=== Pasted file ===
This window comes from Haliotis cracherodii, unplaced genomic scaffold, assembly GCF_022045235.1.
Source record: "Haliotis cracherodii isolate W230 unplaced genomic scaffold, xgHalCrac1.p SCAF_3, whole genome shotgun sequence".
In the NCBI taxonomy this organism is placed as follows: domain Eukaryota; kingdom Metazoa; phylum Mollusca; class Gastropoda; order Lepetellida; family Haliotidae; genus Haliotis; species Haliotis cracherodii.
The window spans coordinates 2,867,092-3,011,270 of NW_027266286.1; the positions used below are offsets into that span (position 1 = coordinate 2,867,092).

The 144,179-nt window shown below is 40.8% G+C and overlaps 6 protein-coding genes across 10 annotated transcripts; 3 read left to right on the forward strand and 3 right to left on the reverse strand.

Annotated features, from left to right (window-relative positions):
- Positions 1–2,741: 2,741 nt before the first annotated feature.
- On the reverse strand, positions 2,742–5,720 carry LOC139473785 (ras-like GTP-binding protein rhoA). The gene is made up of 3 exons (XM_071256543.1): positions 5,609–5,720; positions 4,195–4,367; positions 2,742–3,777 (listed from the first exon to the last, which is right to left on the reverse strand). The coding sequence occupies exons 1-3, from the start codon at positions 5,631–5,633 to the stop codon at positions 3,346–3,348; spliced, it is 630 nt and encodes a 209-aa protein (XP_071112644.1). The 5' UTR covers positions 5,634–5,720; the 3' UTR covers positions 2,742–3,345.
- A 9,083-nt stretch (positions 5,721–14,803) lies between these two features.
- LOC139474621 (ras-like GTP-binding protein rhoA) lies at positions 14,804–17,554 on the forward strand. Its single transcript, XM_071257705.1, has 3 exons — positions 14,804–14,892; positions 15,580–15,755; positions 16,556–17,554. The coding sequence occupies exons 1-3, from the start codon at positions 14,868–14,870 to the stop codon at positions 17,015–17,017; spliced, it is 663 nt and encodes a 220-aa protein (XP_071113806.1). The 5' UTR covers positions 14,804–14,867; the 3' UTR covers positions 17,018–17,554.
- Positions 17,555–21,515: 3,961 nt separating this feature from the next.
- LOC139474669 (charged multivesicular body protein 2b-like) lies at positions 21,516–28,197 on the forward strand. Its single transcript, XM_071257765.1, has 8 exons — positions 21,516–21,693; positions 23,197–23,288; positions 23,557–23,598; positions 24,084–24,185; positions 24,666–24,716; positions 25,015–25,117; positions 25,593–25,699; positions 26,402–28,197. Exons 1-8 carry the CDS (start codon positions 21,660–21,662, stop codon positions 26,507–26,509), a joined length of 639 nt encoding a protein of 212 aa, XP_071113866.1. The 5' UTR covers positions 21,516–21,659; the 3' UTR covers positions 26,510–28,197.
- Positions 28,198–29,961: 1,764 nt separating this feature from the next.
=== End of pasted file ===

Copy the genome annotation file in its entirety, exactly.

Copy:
This window comes from Haliotis cracherodii, unplaced genomic scaffold, assembly GCF_022045235.1.
Source record: "Haliotis cracherodii isolate W230 unplaced genomic scaffold, xgHalCrac1.p SCAF_3, whole genome shotgun sequence".
In the NCBI taxonomy this organism is placed as follows: domain Eukaryota; kingdom Metazoa; phylum Mollusca; class Gastropoda; order Lepetellida; family Haliotidae; genus Haliotis; species Haliotis cracherodii.
The window spans coordinates 2,867,092-3,011,270 of NW_027266286.1; the positions used below are offsets into that span (position 1 = coordinate 2,867,092).

The 144,179-nt window shown below is 40.8% G+C and overlaps 6 protein-coding genes across 10 annotated transcripts; 3 read left to right on the forward strand and 3 right to left on the reverse strand.

Annotated features, from left to right (window-relative positions):
- Positions 1–2,741: 2,741 nt before the first annotated feature.
- On the reverse strand, positions 2,742–5,720 carry LOC139473785 (ras-like GTP-binding protein rhoA). The gene is made up of 3 exons (XM_071256543.1): positions 5,609–5,720; positions 4,195–4,367; positions 2,742–3,777 (listed from the first exon to the last, which is right to left on the reverse strand). The coding sequence occupies exons 1-3, from the start codon at positions 5,631–5,633 to the stop codon at positions 3,346–3,348; spliced, it is 630 nt and encodes a 209-aa protein (XP_071112644.1). The 5' UTR covers positions 5,634–5,720; the 3' UTR covers positions 2,742–3,345.
- A 9,083-nt stretch (positions 5,721–14,803) lies between these two features.
- LOC139474621 (ras-like GTP-binding protein rhoA) lies at positions 14,804–17,554 on the forward strand. Its single transcript, XM_071257705.1, has 3 exons — positions 14,804–14,892; positions 15,580–15,755; positions 16,556–17,554. The coding sequence occupies exons 1-3, from the start codon at positions 14,868–14,870 to the stop codon at positions 17,015–17,017; spliced, it is 663 nt and encodes a 220-aa protein (XP_071113806.1). The 5' UTR covers positions 14,804–14,867; the 3' UTR covers positions 17,018–17,554.
- Positions 17,555–21,515: 3,961 nt separating this feature from the next.
- LOC139474669 (charged multivesicular body protein 2b-like) lies at positions 21,516–28,197 on the forward strand. Its single transcript, XM_071257765.1, has 8 exons — positions 21,516–21,693; positions 23,197–23,288; positions 23,557–23,598; positions 24,084–24,185; positions 24,666–24,716; positions 25,015–25,117; positions 25,593–25,699; positions 26,402–28,197. Exons 1-8 carry the CDS (start codon positions 21,660–21,662, stop codon positions 26,507–26,509), a joined length of 639 nt encoding a protein of 212 aa, XP_071113866.1. The 5' UTR covers positions 21,516–21,659; the 3' UTR covers positions 26,510–28,197.
- Positions 28,198–29,961: 1,764 nt separating this feature from the next.